Haleacre Rainbow Garden - Volunteers' Vision

29th October 2021

Haleacre Rainbow Garden volunteers

Hugh Chamberlain is a retired procurement director with an interest in nature, conservation and the environment who lives with his family in Amersham. Abi Gibbs is a practitioner of positive psychology with a background in children’s psychological health with an interest in green spaces.

Following pandemic, they both wanted to give something back, and boy have they! In only a very few months they have cultivated a beautiful tranquil courtyard garden for the benefit of NHS staff and colleagues at Amersham Hospital, but in particular for the health visitors and immunisation and school nursing teams whose offices overlook the once neglected space and had identified the space as having potential.

Last Spring as the pandemic gripped the country, the Trust set about identifying outside areas that could be enhanced or re-developed using charitable funds and monies from the NHS Charities Together to provide outside rest areas for colleagues. It was evident that at Amersham Hospital some colleagues had no in-door rest areas, but their offices overlooked a neglected and desolate courtyard. When they scoped the potential of this courtyard garden space for redevelopment, the weeds were over 5 foot tall.

Rainbow Garden Charitable Funds and NHS Charities Together provided funding to refurbish the courtyard garden and the team used the funds to remove the weeds, cut back the existing shrubs, clean the paving slabs and windows, provide furniture and benches and plant some pots. The team carried this work out last summer, however, other than the pots there were only a handful of non-flowering shrubs in the garden, and it was lifeless.

Volunteers Vision: The Voluntary Services team eventually found a volunteer gardener and Hugh Chamberlain started with the Trust in February 2021 and Abi Gibbs started in April. The initial brief was just to keep on top of the weeds and keep it tidy and accessible for staff. However, since February between them they have transformed the Haleacre Rainbow Courtyard Garden with their vision, enthusiasm, passion and energy. Their vision for the garden was to create a tranquil space for staff to rest and recharge their batteries. They wanted to bring scent, colour and wildlife back into the garden.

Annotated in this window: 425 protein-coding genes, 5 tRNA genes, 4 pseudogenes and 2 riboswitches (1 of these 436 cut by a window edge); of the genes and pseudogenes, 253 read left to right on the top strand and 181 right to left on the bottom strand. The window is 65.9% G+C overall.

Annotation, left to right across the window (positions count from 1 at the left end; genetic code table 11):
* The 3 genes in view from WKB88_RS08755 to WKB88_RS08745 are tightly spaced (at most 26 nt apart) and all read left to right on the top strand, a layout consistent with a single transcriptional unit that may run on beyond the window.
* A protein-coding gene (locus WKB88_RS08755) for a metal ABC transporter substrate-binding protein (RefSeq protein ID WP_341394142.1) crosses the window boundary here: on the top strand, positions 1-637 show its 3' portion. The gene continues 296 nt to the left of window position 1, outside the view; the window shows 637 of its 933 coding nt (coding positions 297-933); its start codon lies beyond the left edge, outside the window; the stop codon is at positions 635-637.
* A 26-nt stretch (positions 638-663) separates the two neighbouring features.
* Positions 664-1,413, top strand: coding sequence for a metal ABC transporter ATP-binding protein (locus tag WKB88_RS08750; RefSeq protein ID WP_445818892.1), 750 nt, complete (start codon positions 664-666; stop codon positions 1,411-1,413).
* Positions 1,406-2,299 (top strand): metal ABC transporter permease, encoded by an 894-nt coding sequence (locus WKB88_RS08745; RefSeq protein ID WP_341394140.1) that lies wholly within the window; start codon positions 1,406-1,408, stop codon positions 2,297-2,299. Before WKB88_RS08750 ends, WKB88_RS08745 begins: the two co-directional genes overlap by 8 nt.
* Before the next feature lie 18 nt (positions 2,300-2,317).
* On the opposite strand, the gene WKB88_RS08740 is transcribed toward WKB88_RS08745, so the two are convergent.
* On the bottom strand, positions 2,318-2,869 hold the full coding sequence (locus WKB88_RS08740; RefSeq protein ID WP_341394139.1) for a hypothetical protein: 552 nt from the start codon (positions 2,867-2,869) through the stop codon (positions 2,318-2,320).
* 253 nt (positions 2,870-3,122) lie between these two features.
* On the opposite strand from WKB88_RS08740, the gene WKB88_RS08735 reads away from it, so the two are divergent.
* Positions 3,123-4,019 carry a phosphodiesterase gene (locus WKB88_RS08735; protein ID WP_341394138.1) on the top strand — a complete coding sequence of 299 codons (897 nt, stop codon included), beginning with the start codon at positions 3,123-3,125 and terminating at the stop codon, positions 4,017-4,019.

Hugh developed a 3d planting plan and requested some additional funding to bring this to life. While waiting for that to be granted he enlisted the support of Abi and using their own community networks, set about engaging their local communities to donate plants and other materials to get the project started. Through donated compost Hugh completely dug over the entire courtyard garden space to prepare the ground for planting. They enlisted the support of Chiltern Rangers to come onsite in early June to add further interest and wood stacks to encourage wildlife/nature back into the garden and they set up and held a planting party with a handful of colleagues to plant those plants that had been ordered from the nursery, once the additional funding came through. They also planted a vegetable tepee and staff can help themselves to produce (beans and courgette).

They are both passionate about the Haleacre Rainbow Garden and the positive impact that outside spaces can have on mental health. What they have created in such a short space of time is phenomenal. Staff and colleagues are using the space for rest breaks, to socialise and even for socially distanced team meetings. During that time they have sought to encourage staff to get involved in the garden space, setting up a watering group and I know they want to take this further and set up a gardening group so that staff can get involved themselves and to support the therapeutic benefits of gardening as a past time. However, not content with working their incredible magic and green fingers on this space they have identified other courtyard garden spaces on the Amersham Hospital site they would like to bring back to life and are now working on the courtyard garden in the Dermatology Unit and have already sourced tables and chairs donated from their local communities to fill this space and recruited another volunteer to join them in their endeavours.But their vision goes even further, they are talking about organising an Open Day inviting Amersham residents and local businesses into the garden to see what can be achieved when communities work together and have even talked about the possibility of approaching local businesses to adopt a garden and the volunteering team would even like to open the garden as part of the Amersham in Bloom initiative.

They both have a real positive can do attitude, bags of ideas, energy and enthusiasm. They have also connected with staff in inpatient wards at Amersham to see how they can support them with gardens fit for patients under-going rehabilitation. They are showing truly wonderful respect for the work of their local Hospital and Community staff as well as truly grasping the real meaning of community by galvanising support from their local communities to support their ongoing activities.

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